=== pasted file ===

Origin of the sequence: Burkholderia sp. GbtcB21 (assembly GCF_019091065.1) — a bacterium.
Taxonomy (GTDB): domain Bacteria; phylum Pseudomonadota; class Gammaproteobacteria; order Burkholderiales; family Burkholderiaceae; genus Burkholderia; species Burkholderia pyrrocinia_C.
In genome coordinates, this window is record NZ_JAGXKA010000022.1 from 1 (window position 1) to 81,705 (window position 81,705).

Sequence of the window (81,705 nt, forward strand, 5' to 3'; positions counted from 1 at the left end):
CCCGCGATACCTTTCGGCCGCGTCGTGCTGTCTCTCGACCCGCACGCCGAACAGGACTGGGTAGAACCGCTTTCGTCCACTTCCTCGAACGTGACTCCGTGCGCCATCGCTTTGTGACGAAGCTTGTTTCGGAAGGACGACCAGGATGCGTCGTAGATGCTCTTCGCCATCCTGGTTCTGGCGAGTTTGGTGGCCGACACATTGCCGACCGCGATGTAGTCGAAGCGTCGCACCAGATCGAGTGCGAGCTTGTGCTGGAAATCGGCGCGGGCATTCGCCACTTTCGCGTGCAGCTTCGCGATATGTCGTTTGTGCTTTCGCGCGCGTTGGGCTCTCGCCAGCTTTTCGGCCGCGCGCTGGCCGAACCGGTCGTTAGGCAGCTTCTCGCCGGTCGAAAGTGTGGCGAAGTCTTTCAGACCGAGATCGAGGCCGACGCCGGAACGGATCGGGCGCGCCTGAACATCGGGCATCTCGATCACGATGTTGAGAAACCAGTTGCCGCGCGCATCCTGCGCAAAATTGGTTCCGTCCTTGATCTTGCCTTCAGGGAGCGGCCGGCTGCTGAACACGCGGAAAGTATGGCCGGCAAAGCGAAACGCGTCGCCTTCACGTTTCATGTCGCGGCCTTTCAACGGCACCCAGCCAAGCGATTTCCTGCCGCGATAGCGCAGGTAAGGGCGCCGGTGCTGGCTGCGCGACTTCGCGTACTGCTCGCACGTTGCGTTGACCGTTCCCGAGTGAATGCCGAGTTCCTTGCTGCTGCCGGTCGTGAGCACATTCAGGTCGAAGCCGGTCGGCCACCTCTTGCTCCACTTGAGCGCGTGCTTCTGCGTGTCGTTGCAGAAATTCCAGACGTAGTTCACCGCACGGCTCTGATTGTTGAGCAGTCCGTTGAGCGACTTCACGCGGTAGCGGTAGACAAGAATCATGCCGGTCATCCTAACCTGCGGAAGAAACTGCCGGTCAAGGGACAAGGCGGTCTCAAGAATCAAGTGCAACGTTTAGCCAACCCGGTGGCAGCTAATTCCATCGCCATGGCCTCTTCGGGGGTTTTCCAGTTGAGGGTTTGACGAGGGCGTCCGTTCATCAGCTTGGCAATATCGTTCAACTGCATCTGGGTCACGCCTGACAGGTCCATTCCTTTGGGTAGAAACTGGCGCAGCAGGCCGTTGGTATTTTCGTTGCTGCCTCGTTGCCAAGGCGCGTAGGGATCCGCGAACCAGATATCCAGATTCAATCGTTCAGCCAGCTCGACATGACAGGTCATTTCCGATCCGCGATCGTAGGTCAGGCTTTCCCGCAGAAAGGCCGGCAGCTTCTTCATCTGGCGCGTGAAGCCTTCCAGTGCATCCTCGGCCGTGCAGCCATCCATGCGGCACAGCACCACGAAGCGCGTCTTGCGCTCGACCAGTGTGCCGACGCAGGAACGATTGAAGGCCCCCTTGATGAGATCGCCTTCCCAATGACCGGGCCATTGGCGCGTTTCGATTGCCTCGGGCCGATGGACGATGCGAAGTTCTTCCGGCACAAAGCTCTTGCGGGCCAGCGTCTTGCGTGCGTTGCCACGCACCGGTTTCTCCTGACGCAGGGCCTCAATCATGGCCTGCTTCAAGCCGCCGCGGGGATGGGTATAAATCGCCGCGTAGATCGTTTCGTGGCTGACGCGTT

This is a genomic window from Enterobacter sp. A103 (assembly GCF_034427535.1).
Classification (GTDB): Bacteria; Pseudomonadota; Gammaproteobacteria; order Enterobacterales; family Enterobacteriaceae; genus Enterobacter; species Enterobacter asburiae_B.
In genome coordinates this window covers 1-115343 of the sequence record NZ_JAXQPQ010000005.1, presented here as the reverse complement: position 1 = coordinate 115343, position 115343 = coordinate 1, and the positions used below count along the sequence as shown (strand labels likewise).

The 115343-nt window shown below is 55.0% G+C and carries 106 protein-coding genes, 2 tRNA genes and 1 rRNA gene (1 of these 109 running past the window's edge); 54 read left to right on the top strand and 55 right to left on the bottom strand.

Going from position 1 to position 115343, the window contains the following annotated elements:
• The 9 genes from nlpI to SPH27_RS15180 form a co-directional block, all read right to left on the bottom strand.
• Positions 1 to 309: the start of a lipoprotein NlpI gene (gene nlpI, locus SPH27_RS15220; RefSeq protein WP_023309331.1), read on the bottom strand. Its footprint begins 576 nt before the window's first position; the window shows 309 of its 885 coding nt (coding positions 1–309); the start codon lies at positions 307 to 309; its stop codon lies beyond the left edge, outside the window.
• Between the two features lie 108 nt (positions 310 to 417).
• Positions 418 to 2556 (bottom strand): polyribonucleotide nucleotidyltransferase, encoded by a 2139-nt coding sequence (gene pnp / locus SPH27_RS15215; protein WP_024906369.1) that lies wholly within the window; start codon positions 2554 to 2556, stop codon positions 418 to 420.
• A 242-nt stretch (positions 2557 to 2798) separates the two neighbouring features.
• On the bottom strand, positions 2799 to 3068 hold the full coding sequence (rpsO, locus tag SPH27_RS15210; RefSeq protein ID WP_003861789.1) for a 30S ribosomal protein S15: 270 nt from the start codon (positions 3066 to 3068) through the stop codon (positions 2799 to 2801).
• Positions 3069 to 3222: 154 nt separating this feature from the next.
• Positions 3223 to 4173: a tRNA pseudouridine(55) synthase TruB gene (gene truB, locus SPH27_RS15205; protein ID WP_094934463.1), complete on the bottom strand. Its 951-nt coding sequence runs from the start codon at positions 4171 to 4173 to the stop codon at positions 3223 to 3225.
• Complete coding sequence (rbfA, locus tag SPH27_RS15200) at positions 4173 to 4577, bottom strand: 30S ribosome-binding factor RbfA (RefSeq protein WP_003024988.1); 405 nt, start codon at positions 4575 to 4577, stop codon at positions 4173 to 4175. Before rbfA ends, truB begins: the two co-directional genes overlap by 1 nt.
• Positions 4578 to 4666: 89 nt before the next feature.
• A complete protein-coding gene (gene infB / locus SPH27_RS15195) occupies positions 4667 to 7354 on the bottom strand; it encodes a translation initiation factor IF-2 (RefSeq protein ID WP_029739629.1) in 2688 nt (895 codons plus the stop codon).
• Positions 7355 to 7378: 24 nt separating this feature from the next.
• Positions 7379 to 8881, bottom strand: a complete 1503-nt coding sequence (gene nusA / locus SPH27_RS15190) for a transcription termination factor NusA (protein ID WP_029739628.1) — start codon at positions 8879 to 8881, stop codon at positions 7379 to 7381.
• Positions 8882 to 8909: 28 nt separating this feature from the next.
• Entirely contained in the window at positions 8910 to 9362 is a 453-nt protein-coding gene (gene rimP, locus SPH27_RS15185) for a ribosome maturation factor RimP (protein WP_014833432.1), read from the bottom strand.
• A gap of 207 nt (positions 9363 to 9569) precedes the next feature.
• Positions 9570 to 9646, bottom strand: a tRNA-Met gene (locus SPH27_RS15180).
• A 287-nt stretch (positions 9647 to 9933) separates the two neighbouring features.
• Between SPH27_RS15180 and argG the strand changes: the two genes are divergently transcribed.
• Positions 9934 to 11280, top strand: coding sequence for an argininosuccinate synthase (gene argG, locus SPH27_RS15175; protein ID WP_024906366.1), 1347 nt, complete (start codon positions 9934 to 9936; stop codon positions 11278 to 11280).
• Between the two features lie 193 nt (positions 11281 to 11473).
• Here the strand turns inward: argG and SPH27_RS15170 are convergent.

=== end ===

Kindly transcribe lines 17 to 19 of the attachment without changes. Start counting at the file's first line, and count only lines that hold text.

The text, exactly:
• Positions 3069 to 3222: 154 nt separating this feature from the next.
• Positions 3223 to 4173: a tRNA pseudouridine(55) synthase TruB gene (gene truB, locus SPH27_RS15205; protein ID WP_094934463.1), complete on the bottom strand. Its 951-nt coding sequence runs from the start codon at positions 4171 to 4173 to the stop codon at positions 3223 to 3225.
• Complete coding sequence (rbfA, locus tag SPH27_RS15200) at positions 4173 to 4577, bottom strand: 30S ribosome-binding factor RbfA (RefSeq protein WP_003024988.1); 405 nt, start codon at positions 4575 to 4577, stop codon at positions 4173 to 4175. Before rbfA ends, truB begins: the two co-directional genes overlap by 1 nt.